"I was always torn by the dilemma of whether to abstract or not to abstract, and after about 10 or 12 years, I decided to venture off in a new direction."
So says Rogelio Maxwell, a man committed to artistic realism. The Brooklyn-bred artist has put out a broadside calling for bankers, stockbrokers, ad persons, journalists and other assorted inhabitants of this city's glass gullies and concrete canyons to participate in his "living sculpture."
The work, titled "What I Feel," will be presented in three parts, accompanied by a musical composition for electronic instruments. Those selected by the artist will arrive dressed as they wish to be viewed, and will stand in place while a tape -- recorded by the person -- describes how he or she wishes to be known. And because Maxwell has seen some of his living sculptures end on an anarchic note -- as spectators began asking questions and participants shot back with a melange of explanations and motivations -- he will set a few rules as to the length of time each tableau may be scrutinized.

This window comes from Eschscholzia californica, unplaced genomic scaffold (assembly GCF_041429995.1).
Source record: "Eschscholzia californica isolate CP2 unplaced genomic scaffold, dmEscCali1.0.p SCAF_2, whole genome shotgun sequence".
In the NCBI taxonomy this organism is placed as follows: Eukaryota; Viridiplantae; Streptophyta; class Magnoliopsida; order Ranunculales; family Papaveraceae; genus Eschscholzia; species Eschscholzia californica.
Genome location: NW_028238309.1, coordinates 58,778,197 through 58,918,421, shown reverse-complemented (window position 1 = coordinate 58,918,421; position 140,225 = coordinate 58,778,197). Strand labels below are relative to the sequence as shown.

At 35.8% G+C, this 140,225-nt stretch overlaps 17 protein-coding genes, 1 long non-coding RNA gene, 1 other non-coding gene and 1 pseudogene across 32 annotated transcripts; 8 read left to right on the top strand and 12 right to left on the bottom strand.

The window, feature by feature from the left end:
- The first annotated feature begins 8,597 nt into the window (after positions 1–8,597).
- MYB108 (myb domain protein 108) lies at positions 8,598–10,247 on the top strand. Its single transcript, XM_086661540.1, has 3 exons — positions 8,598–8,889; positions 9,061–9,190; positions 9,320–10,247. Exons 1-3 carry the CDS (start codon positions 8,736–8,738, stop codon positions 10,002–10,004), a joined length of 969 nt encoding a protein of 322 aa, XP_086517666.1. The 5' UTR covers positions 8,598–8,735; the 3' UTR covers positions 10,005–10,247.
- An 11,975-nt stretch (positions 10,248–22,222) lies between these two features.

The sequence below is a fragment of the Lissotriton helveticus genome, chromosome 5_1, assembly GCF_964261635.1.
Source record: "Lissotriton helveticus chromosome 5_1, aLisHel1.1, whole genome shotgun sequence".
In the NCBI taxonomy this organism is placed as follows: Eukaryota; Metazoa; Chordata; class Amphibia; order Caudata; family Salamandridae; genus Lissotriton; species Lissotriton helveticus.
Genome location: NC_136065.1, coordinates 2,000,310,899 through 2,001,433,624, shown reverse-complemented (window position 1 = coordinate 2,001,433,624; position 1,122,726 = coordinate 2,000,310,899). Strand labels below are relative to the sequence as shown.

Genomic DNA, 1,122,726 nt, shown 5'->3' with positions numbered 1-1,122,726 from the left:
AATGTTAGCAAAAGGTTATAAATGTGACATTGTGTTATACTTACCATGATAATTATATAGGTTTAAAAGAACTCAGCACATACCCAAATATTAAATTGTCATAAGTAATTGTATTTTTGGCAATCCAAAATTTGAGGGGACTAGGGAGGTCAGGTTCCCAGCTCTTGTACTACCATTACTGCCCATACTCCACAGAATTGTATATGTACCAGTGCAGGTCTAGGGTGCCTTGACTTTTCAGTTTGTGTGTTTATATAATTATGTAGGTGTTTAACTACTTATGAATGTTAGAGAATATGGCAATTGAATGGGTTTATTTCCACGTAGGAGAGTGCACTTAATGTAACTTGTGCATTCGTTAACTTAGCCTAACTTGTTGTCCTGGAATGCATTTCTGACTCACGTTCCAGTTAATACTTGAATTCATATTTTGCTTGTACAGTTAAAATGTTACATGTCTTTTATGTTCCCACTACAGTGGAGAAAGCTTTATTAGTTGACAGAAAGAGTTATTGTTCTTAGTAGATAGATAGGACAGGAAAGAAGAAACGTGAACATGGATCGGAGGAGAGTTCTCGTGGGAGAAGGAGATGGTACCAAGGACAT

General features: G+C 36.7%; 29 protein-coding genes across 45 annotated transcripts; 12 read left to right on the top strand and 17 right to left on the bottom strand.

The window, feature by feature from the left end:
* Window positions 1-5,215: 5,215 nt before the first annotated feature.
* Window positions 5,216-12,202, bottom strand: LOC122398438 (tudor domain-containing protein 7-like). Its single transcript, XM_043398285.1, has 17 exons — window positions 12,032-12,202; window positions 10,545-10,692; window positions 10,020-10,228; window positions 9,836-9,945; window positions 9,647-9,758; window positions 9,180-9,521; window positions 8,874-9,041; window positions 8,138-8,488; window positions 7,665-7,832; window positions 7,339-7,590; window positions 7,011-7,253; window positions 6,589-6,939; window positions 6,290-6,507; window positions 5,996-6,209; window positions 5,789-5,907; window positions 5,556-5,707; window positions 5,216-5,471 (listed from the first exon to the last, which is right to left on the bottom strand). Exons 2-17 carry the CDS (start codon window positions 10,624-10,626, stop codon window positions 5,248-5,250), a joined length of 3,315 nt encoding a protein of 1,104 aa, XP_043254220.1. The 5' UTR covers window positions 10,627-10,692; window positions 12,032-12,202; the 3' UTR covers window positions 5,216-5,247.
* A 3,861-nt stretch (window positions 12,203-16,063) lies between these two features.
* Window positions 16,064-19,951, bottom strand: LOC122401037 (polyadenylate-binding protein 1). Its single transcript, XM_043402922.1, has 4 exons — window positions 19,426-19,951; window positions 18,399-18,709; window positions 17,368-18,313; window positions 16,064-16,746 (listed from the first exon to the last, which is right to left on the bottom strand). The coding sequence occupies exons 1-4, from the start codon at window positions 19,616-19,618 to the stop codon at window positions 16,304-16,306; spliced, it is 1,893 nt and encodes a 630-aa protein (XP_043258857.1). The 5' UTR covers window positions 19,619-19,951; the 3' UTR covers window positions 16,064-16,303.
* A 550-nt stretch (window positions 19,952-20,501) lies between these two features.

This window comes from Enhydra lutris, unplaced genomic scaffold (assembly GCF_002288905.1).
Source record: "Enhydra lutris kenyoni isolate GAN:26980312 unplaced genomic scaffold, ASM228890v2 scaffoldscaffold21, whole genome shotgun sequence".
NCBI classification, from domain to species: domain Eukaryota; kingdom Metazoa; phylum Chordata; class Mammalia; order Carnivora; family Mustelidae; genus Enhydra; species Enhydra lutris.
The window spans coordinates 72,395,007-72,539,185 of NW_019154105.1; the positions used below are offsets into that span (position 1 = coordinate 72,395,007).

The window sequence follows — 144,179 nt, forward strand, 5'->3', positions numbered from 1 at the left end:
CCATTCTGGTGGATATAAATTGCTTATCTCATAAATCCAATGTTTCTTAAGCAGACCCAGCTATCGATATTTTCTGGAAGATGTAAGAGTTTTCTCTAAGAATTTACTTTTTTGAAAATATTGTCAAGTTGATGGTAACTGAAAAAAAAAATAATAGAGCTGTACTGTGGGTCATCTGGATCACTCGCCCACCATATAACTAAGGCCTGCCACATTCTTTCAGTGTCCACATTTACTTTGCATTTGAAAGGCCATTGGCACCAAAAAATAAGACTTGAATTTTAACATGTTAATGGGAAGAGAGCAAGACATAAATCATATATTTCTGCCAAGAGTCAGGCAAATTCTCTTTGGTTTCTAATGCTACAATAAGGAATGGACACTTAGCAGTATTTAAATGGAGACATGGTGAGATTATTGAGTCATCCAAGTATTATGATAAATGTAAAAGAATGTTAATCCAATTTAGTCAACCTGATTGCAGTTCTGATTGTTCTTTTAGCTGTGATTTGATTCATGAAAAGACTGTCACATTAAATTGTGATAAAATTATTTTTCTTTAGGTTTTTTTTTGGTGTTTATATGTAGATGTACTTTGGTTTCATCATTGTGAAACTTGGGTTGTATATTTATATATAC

"I think where realism is going, this is the next logical step," Maxwell predicts. His latest endeavor is a personal answer to the "perennial" argument, fostered by artists such as Dwayne Hanson and Richard Estes, over realism's natural limits.
People interested in helping Maxwell with "What I Feel" should call him at 234-0001, evenings.